Eye on the Locals: Last August & September, the Bonita Museum hosted “Tip of the Hat: 50 Years of the Cowboy Artists of America.” An exhibit of approximately 40 paintings from private collectors in Rancho Santa Fe and La Jolla, the lead for this exhibit was local Bonita sculptor, Mehl Lawson.
He has been a board member off-and-on at the Bonita Museum for many years. He is also a Bonita local. His exhibit was resoundingly popular and studying the paintings, I discovered an art form I didn’t know existed: that of the cowboy artist. Not only are there full-time, paid and hard-working cowboy artists, but they also have exclusive an association. Mehl Lawson is our very own local who sat down to tell me a lot more.
Mehl Lawson, Sculptor
Here’s how the exclusive Cowboy Artists of America describes Mehl:
There is the same kind of magic in the hands that shape the sculptor’s clay as there is in the hands that hold the reins of a spade-bit horse. Mehl Lawson is accomplished in both venues and brings to each a concentrated focus that produces horseback memories and sculptural images of pure grace and beauty. Mehl excels at depicting the devotion between man and his horse, and his sculptures capture the spirit of the Western buckaroo — the working men of the great California and Nevada ranches.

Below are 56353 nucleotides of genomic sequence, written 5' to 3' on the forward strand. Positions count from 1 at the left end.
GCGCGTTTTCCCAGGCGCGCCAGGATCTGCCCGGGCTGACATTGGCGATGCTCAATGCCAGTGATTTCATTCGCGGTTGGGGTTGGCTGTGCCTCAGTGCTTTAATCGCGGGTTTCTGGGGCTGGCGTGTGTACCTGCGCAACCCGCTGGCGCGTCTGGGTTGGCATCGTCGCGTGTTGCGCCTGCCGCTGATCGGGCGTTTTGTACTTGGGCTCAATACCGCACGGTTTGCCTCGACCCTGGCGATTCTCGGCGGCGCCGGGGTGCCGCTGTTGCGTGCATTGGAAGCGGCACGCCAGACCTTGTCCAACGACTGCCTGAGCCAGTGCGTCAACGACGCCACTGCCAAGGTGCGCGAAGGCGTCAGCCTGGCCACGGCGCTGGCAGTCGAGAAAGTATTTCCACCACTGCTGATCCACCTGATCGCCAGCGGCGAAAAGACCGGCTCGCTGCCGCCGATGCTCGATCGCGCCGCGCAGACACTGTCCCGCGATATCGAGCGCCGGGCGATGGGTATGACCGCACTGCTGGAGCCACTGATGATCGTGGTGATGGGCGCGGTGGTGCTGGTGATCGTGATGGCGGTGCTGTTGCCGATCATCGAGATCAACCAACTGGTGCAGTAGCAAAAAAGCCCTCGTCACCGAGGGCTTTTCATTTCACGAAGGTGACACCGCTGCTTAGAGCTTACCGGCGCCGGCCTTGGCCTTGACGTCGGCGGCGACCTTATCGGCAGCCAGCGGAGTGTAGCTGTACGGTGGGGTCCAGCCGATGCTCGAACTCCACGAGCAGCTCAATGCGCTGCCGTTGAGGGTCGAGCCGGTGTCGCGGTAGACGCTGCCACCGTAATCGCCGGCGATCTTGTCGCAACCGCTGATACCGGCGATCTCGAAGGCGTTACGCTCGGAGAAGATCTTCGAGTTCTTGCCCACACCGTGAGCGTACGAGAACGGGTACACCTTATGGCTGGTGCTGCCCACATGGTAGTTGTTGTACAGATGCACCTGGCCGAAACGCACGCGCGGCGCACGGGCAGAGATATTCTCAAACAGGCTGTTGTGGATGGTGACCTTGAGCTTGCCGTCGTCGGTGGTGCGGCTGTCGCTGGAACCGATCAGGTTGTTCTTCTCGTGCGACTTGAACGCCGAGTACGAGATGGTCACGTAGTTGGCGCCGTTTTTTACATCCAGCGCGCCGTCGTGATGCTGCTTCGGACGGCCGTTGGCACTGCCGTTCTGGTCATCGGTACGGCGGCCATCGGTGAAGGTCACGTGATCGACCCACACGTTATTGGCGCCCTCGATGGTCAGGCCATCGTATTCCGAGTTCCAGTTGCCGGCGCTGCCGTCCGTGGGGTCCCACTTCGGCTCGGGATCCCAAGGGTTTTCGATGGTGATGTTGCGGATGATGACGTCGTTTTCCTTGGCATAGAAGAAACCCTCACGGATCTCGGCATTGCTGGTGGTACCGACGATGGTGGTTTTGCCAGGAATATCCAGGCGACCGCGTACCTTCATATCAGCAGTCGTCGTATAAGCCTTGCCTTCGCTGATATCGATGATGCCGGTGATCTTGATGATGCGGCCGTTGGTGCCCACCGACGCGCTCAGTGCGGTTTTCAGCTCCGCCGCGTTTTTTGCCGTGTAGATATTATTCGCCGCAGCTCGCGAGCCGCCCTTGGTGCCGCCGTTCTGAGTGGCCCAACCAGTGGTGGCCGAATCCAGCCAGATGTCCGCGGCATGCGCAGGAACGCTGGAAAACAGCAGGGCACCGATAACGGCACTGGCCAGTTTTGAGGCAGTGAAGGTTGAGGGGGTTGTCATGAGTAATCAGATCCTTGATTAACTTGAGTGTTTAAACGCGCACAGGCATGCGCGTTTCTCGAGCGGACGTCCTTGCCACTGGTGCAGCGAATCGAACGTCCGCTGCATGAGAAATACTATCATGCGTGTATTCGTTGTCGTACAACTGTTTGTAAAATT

He is happy to combine the world of horses with that of fine art, and it was this skillful combination that got him elected to the CAA in 1982. He lives in Bonita, California.
For the Love of Horses
Mehl was born in Santa Ana, Orange County. His father owned a poultry ranch there and then also in Vista. His father grew up in Texas and his mother was from Arkansas. Neither one of them were artists and neither one of them were interested in cowboys. Mehl explains that he just had a rogue gene some people are born with that makes them want be a cowboy or an artist.
During high school, Mehl became particularly interested in horses. He was able to apprentice for a top show horse trainer. Once he graduated from Vista High School, he moved to Costa Mesa to attend Orange Coast College that had an animal husbandry program. His goal was to become a horse trainer. After graduating, he went on to train show horses for about twenty years.
He came down to Bonita in 1968.